November 2nd is All Souls' Day. The vestments will be black, the Masses will be somber. We will be offering two Requiem Masses, one at 7:00 a.m. and one at 9:15 a.m., and young men from the Upper School will be singing some of the traditional chants at the later Mass. That evening at 7:00 p.m. we will be chanting the Solemn Evensong of All Souls' Day, with yet another opportunity to pray for the Faithful Departed. After Evensong there will be a presentation of one of the most beautiful settings of the Requiem ever written, Gabriel Fauré's "Requiem in D minor, Op. 48." I heard some of the rehearsals last evening, and it's breath-taking.
By the way, the picture accompanying this post shows the Doom painting from St. Thomas Church in Salisbury, England. This was the church where, as a young theological student, I first presided at Evensong. The following is a description of the painting:
"The well known Doom painting of the Last Judgement was commissioned between 1470 and 1500 from an unknown artist, who was probably an Englishman who had travelled in Europe and learned his skills in Flanders and other artistic centres. Doom paintings were not uncommon but few have survived and of those this is one of the largest, covering all the space above the chancel arch, most complete, and probably the best preserved. After the Reformation it was whitewashed over by 1593 and a panel displaying the arms of Elizabeth I set over it. In 1819 traces of colour were noticed under the whitewash which was carefully removed. The painting was recorded on paper and then covered by whitewash again! The whitewash was finally removed in 1881 and the painting restored in oils although the artist made some corrections. There is some dispute about the extent of these but most seems medieval such as the fact that there are are more bishops going to Hell than to Heaven and the figure of an ale-wife, who traditionally sold short measure, is being taken downwards."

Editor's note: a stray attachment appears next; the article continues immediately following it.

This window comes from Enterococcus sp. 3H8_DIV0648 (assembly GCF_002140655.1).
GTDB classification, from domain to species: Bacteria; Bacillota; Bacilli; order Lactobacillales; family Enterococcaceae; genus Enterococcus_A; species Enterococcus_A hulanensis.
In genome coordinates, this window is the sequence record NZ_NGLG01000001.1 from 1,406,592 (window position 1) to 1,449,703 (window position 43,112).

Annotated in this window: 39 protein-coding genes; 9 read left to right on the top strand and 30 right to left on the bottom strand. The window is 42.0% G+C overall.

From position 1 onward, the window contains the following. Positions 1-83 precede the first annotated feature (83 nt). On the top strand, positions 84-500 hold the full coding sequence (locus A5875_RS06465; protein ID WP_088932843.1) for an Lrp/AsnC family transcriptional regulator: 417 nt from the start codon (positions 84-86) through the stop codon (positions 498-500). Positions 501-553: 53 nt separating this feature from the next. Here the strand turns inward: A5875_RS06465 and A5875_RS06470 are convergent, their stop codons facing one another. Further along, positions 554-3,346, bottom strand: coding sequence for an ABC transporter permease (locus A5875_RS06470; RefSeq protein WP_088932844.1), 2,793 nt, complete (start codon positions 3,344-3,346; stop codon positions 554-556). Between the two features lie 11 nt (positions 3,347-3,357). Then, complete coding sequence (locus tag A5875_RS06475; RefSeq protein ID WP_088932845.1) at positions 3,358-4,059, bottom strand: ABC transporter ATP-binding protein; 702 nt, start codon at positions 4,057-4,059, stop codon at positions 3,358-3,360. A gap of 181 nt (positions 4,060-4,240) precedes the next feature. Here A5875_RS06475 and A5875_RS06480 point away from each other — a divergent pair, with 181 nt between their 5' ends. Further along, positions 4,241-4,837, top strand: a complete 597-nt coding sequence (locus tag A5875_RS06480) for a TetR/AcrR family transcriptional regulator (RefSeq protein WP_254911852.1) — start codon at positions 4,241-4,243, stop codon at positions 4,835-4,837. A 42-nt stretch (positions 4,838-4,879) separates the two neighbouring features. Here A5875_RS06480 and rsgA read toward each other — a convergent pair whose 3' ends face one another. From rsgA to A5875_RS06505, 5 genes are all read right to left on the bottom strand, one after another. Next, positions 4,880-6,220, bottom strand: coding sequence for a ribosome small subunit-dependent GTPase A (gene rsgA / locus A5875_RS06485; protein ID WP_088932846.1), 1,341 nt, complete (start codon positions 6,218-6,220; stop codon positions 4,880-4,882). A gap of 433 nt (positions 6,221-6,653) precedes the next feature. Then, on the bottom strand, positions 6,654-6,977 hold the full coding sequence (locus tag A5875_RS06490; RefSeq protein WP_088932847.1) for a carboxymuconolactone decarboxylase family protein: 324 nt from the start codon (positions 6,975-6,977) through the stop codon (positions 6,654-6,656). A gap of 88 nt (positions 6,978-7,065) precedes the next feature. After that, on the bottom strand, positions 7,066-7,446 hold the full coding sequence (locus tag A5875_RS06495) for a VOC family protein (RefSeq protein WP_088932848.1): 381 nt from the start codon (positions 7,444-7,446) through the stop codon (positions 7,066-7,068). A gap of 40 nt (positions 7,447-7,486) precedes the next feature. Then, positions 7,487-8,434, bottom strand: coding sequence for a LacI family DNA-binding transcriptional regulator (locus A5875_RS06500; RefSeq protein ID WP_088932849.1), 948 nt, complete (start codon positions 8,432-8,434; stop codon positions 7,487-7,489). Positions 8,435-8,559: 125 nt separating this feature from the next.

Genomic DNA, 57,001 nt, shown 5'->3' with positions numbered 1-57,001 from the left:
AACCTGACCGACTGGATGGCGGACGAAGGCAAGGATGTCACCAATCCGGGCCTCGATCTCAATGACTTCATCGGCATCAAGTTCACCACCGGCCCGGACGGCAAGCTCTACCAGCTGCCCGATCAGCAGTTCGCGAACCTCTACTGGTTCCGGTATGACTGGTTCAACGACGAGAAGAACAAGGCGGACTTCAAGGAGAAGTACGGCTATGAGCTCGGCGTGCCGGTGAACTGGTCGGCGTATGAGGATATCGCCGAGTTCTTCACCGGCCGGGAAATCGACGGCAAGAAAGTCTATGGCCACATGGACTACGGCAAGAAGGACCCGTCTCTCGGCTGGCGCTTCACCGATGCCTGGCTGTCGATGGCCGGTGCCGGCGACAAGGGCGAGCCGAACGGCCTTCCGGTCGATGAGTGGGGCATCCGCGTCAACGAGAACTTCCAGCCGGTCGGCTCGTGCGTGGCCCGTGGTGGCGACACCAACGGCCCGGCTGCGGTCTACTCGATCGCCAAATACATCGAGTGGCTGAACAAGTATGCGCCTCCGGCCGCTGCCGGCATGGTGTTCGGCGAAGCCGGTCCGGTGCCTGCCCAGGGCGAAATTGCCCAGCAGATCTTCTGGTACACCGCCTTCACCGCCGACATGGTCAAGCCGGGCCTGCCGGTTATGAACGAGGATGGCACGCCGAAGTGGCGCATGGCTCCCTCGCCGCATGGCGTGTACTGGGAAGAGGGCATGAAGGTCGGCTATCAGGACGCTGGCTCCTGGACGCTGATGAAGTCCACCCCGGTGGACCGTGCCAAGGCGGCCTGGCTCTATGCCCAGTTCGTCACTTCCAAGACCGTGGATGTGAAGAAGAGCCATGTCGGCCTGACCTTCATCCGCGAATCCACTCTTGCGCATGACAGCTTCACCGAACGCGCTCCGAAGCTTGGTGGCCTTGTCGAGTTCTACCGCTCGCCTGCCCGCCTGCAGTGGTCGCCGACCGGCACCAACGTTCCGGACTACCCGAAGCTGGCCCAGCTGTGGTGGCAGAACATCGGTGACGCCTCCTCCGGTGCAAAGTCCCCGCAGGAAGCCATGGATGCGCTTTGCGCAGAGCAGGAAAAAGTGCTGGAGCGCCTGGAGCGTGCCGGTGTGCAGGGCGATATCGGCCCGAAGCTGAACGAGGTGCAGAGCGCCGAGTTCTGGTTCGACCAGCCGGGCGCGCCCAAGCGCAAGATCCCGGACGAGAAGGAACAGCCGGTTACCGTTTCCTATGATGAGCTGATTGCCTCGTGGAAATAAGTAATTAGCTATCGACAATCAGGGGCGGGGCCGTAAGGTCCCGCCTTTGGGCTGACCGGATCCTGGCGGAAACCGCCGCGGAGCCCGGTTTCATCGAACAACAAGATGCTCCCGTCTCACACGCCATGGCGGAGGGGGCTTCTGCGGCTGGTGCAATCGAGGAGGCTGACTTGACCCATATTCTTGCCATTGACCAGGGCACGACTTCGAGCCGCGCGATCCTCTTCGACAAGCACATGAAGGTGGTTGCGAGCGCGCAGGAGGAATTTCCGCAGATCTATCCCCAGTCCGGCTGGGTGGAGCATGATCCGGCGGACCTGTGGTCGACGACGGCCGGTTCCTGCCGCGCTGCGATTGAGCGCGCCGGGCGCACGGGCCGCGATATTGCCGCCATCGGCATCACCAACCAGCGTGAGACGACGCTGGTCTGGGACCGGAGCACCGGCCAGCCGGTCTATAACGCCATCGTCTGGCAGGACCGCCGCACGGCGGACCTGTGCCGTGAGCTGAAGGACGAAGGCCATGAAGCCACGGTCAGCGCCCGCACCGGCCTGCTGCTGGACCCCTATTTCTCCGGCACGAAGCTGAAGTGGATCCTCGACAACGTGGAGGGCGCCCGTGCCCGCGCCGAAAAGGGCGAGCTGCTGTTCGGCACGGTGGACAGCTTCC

Bishops and ale-wives going to hell? Very judgmental!